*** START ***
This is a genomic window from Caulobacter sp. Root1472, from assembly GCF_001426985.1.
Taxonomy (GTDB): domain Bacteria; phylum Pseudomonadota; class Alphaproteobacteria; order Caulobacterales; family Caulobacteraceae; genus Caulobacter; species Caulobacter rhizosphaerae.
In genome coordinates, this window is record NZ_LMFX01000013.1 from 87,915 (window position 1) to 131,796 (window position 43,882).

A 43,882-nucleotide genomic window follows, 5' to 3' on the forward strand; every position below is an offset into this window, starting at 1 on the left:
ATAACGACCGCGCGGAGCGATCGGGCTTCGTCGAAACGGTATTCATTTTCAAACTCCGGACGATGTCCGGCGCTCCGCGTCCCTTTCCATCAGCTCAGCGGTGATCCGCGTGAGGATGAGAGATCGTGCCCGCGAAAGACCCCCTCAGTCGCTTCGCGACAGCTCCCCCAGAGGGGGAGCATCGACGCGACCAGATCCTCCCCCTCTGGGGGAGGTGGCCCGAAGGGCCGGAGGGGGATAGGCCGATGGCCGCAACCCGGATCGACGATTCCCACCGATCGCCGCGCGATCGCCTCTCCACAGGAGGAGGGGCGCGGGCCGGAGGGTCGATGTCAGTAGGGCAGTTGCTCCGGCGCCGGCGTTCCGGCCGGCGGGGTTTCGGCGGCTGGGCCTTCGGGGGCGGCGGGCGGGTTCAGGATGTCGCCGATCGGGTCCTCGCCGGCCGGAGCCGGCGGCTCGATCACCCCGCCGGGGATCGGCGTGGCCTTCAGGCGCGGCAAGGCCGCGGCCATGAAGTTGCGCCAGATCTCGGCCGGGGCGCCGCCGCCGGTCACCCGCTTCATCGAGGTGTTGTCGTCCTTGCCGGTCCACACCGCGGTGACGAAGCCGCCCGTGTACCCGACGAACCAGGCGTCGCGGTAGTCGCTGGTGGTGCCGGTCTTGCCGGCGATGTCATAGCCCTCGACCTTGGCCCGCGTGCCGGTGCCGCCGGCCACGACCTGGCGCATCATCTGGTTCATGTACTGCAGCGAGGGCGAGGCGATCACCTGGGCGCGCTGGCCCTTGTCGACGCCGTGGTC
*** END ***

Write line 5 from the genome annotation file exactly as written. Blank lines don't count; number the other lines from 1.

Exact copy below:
ATAACGACCGCGCGGAGCGATCGGGCTTCGTCGAAACGGTATTCATTTTCAAACTCCGGACGATGTCCGGCGCTCCGCGTCCCTTTCCATCAGCTCAGCGGTGATCCGCGTGAGGATGAGAGATCGTGCCCGCGAAAGACCCCCTCAGTCGCTTCGCGACAGCTCCCCCAGAGGGGGAGCATCGACGCGACCAGATCCTCCCCCTCTGGGGGAGGTGGCCCGAAGGGCCGGAGGGGGATAGGCCGATGGCCGCAACCCGGATCGACGATTCCCACCGATCGCCGCGCGATCGCCTCTCCACAGGAGGAGGGGCGCGGGCCGGAGGGTCGATGTCAGTAGGGCAGTTGCTCCGGCGCCGGCGTTCCGGCCGGCGGGGTTTCGGCGGCTGGGCCTTCGGGGGCGGCGGGCGGGTTCAGGATGTCGCCGATCGGGTCCTCGCCGGCCGGAGCCGGCGGCTCGATCACCCCGCCGGGGATCGGCGTGGCCTTCAGGCGCGGCAAGGCCGCGGCCATGAAGTTGCGCCAGATCTCGGCCGGGGCGCCGCCGCCGGTCACCCGCTTCATCGAGGTGTTGTCGTCCTTGCCGGTCCACACCGCGGTGACGAAGCCGCCCGTGTACCCGACGAACCAGGCGTCGCGGTAGTCGCTGGTGGTGCCGGTCTTGCCGGCGATGTCATAGCCCTCGACCTTGGCCCGCGTGCCGGTGCCGCCGGCCACGACCTGGCGCATCATCTGGTTCATGTACTGCAGCGAGGGCGAGGCGATCACCTGGGCGCGCTGGCCCTTGTCGACGCCGTGGTC